Universe Column for 19th January 2003
By David Alton
In ancient Greece the messenger was always in danger of being executed when the recipient didn’t care for the message he delivered. The modern parallel is with the media and the desire to shoot the messenger because we don’t always like their message.
When the criticisms are fair, and the coverage balanced, we should accept this as part and parcel of life in an open society. When it isn’t, we should say so. And, as international Catholic broadcasting networks such as EWTN (Eternal Word) are demonstrating, alternatives can also be created that make a virtue of truth and fairness.
It would be absurd to suggest that nothing good any longer comes out of the BBC but as Britain’s largest minority Catholics have every right to voice their concerns when public broadcasting caricatures, defames or misleads. Millions of us pay our licence fees towards the BBC network.
Should we simply be quite, for instance, about the BBC’s travesty of the life of Mary? This attempted to put on one side the ‘myth’ of the Virgin of historic, orthodox tradition – and promoted the BBC’s other ‘real’, ‘historical’ Mary, who the programme suggested had sex with Joseph before marriage and an adulterous relationship with a Roman legionary.
This was yet another attempt to ‘demythologise ‘ and deconstruct the Bible.
It surely crosses the boundary of making a scurrilous attack on Christianity and ridicules the faith not just of Christians but Muslims too. Why is it that when it comes to the historicity of scriptural texts, the BBC seeks to undermine and criticise, rather than celebrate or examine the consequences for human action?
Some of their programme makers should remember their origins and take a look at the dedication placed at Broadcasting House by Sir John Reith and the first BBC governors proclaiming that “This temple of the Arts and Muses is dedicated to Almighty God by the first Governors of Broadcasting in the year 1931, Sir John Reith being Director-General. It is their prayer that good seed sown may bring forth a good harvest and that the people, inclining their ear to whatsoever things are beautiful and honest and of good report, may tread the path of wisdom and righteousness.”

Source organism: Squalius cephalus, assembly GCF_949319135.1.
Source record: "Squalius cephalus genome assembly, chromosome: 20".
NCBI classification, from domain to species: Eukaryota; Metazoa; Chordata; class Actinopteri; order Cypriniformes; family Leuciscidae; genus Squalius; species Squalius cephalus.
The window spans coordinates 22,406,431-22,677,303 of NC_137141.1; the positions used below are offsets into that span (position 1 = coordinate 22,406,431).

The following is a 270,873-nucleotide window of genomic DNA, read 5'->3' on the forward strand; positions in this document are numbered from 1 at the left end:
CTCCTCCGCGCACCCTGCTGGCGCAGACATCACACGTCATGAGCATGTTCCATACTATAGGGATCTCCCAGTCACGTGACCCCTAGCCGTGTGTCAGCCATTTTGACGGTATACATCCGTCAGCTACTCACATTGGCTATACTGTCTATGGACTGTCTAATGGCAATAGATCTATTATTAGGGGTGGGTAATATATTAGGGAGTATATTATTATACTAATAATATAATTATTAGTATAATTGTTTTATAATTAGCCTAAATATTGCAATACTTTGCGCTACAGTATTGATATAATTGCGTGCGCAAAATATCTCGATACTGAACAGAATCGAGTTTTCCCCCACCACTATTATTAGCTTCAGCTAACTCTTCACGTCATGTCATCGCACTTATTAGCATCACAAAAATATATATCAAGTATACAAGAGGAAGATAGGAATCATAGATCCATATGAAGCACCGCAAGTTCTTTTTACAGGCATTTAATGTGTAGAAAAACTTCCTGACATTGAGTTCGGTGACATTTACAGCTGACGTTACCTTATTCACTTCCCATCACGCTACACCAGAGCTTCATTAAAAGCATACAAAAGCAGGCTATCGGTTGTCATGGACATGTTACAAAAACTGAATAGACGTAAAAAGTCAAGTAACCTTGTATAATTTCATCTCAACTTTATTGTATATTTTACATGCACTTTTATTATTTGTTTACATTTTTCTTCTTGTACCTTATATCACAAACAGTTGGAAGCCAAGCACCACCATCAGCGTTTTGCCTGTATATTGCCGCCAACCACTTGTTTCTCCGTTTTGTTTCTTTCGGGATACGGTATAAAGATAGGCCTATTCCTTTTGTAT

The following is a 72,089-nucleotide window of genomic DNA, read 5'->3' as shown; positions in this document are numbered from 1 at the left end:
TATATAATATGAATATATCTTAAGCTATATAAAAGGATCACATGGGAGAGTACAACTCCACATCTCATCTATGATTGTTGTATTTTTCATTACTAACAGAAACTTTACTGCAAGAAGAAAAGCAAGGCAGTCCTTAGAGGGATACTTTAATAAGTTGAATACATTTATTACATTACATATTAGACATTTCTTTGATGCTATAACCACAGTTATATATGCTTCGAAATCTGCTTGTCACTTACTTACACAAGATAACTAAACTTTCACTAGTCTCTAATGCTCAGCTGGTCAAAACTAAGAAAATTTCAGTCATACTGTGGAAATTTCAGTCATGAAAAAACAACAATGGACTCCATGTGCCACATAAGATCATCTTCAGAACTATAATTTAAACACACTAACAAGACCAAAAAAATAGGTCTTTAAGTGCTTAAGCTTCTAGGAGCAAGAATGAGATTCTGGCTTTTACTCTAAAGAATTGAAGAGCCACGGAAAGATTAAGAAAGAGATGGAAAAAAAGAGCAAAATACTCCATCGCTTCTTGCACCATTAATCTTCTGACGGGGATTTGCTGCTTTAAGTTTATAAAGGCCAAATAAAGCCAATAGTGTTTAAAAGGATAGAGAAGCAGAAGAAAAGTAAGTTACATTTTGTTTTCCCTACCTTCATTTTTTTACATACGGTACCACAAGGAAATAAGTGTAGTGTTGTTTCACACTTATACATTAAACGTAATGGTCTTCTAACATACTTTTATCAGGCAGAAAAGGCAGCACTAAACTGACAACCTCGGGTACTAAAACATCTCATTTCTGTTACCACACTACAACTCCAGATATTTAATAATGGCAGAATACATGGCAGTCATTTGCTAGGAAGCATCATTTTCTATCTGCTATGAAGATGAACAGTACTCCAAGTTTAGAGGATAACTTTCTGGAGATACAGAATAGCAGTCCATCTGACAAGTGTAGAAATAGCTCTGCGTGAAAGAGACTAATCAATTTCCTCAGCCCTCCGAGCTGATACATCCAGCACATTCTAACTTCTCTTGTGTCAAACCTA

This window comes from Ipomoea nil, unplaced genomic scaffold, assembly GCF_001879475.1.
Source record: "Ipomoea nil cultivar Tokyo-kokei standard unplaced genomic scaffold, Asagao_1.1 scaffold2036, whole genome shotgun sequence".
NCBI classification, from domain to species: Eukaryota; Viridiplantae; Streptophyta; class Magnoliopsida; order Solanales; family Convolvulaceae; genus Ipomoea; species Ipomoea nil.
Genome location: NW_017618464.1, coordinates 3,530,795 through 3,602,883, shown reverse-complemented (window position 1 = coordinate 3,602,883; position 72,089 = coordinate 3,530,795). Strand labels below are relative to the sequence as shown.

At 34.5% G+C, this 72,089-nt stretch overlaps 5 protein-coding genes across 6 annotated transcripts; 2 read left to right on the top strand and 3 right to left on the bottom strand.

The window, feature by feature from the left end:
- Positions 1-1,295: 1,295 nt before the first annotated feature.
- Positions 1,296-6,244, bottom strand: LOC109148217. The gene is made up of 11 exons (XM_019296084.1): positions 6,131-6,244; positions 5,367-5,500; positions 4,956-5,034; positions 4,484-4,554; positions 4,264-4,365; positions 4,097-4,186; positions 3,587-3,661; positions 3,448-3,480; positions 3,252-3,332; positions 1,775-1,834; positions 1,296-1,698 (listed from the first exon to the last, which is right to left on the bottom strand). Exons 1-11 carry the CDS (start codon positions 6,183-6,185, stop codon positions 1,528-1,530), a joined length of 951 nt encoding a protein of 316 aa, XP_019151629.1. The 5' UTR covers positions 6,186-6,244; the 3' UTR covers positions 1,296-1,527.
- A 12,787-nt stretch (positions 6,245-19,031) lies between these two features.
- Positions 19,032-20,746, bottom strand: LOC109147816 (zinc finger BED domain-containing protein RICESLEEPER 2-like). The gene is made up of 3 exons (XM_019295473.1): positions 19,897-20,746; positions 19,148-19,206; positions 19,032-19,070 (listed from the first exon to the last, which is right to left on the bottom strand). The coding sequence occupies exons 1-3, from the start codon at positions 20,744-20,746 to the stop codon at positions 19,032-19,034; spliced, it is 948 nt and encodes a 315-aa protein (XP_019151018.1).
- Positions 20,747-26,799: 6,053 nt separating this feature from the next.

The dedication – like the BBC motto, Quaecumque (“whatsoever”) are inspired by St. Paul’s letter to the Philippians (4:8).
Nine years later, as Britain braced itself for the aerial bombardment of its cities, Dr. James Welch, then the BBC’s Director of Religion, knew that bewildered people, dreading the arrival of telegrams heralding the loss of loved ones or the drone of German bombers, needed explanations about where God was in all of this. Through the war time broadcasts of C.S. Lewis and others, that followed, the BBC gave purpose and point to people’s lives and deaths.
In our times we have the same needs but programme after programme on the TV takes a deconstructionist, negative approach. What good is achieved in seeking to ridicule and destroy religious belief.
The consequences for believers who work for the BBC can be equally negative. One told me just before Christmas that “many of us here work in a subtle atmosphere of harassment, blame and ridicule (the jokes from some about my own faith are becoming a frequent occurrence). It’s a long way from the values of Reith – and so much for liberal tolerance!
Of course the producers will say that the BBC has no view and is merely reporting academic opinion – but over time this argument doesn’t wash. The assumption is always that the Bible is there to be attacked and viewers told ‘the facts’. I hope the new Archbishop takes a line on all this.